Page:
December 23, 2022 — The winter solstice marks the shortest day and longest night of the year. To coincide with the event, we are pleased to let you know our newest track ‘Hróðvitnir: Solstice Solasvartr’ has been released, with its lyrics taking a stab at Fenris to ensure the light will return.

The yearly solar event has been celebrated by cultures in the circumpolar north for thousands of years. Many indigenous peoples, including the Norse, Gothic, and Danish tribes, had traditions and rituals centered around the solstice, often involving fire to symbolize the sun’s return.

The connection between Fenris, the giant wolf of Norse mythology who is said to swallow the sun at Ragnarök, and the winter solstice may be seen in the way that the wolf represents darkness, and the solstice marks the longest night of the year. The winter solstice also marks the start of the sun’s return and the gradual lengthening of the days, similar to how Fenris is eventually defeated and the sun is allowed to continue its journey.

In Norse culture, the winter solstice was a time of celebration known as Yule. It was believed that the god Freyr, associated with fertility and prosperity, would bring back sunlight and warmth during this time. Freyr’s boar, Gullinbursti, was also associated with the winter solstice and its return of the sun. The mythology surrounding Fenris and the winter solstice may reflect the struggle between light and darkness and the sun’s enduring power to overcome winter’s darkness.

The winter solstice is also closely connected to the modern holiday of Christmas, which has its roots in the Yule celebrations of Norse and other European cultures. Many aspects of Yuletide have survived and are still celebrated in modern-day traditions. Some elements still evident in modern celebrations include:

  • The use of evergreen trees and decorations: In ancient Norse culture, evergreen trees were seen as symbols of life and renewal and were often used as decorations during Yuletide. This tradition has carried over to modern Christmas celebrations, with many people decorating trees with ornaments and lights.
  • Feasting and drinking: During Yuletide, the Norse would hold feasts and celebrations that involved eating and drinking. This tradition has also survived in modern Christmas celebrations, with many people hosting feasts and gatherings with friends and family.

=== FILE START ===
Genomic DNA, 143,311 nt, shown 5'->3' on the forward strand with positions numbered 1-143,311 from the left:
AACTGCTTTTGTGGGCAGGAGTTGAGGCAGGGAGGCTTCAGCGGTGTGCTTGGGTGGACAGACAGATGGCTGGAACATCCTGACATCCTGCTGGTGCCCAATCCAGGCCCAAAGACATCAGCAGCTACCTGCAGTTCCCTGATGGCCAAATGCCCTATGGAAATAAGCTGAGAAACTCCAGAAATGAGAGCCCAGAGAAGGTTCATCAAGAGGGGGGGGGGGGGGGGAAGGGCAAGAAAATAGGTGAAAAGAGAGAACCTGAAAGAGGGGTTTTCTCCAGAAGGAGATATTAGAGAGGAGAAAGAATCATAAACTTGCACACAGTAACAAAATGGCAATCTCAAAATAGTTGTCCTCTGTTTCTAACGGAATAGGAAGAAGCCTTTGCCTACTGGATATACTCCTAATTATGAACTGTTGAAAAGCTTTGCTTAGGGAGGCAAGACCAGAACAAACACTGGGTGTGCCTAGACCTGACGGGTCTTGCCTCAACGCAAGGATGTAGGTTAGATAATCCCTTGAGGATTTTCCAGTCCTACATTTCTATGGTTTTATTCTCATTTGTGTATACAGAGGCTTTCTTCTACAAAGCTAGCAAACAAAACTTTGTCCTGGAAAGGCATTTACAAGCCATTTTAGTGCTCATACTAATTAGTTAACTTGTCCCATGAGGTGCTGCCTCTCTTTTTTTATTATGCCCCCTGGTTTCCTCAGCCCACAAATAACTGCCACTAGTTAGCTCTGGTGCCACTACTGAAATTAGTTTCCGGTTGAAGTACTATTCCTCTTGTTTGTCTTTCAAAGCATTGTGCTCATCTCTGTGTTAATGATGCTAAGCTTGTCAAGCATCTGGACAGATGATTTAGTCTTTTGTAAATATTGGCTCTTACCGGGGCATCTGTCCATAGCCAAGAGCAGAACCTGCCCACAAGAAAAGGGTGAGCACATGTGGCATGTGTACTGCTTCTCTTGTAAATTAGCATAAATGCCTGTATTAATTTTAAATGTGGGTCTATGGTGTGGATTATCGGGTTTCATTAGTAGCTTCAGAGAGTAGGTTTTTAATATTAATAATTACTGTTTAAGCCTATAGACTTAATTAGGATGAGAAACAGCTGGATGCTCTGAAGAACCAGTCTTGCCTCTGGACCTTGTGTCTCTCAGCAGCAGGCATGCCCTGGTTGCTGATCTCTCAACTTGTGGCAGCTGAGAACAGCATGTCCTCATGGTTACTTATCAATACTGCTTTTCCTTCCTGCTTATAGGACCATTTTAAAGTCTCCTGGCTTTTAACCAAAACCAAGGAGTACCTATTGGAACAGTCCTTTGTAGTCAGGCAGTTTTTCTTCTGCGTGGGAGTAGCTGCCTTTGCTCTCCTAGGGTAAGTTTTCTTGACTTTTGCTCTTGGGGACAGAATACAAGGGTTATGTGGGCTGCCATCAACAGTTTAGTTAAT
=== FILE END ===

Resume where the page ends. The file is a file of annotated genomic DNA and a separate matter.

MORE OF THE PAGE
• Gift-giving: In ancient Norse culture, it was traditional to exchange gifts during Yuletide to show friendship and goodwill. This tradition has also carried over to modern Christmas celebrations, with many people giving and receiving gifts during the holiday season.

It was a time of feasting, drinking, and gift-giving and was seen as a way to celebrate the new year and the return of the coming sun.

The Yule log, also known as the Yule clog or Christmas block, is a traditional Christmas decoration that originated in Europe. It is a large log brought into the home and placed on the hearth or in the fireplace during Christmas, typically around the winter solstice. The log is often decorated with holly, mistletoe, and other festive greenery and is often accompanied by the singing of carols and exchanging gifts.

There is a long-standing tradition of burning the Yule log on Christmas Eve or Christmas Day. This practice is often associated with celebrating the winter solstice, an important event for the Norse. It is possible that the Norse people, who lived in northern Europe, may have had bonfires as part of their Yuletide celebrations. However, there is limited information available on this topic.

In Norse mythology, Fenris is a giant wolf and one of the children of Loki. Fenris is also known by several other names, with Hróðvitnir and Vánagandr being the most common — the Norse called these alternate names “heitings” as they were often used in poetry. According to legend, Fenris is bound by the gods but is destined to break free and eat the sun during Ragnarök, the end of the world. Hróðvitnir means “fierce and ravenous” and is often used to describe the wolf’s destructive and predatory nature (some mistake “heitings” for  “kennings,” the latter representing a poetical phrase rather than a noa-word, often with a Skaldic rhyme or traditional alliteration.)



While many aspects of Yuletide have survived to this day, it is worth noting that the holiday has evolved and changed over time. Modern celebrations may differ significantly from ancient traditions.


In conclusion, a winter solstice is an astronomical event that marks the shortest day and longest night of the year. The astrological transition from Pisces to Aquarius is unrelated to the winter solstice and has no direct impact on the seasons or the length of daylight.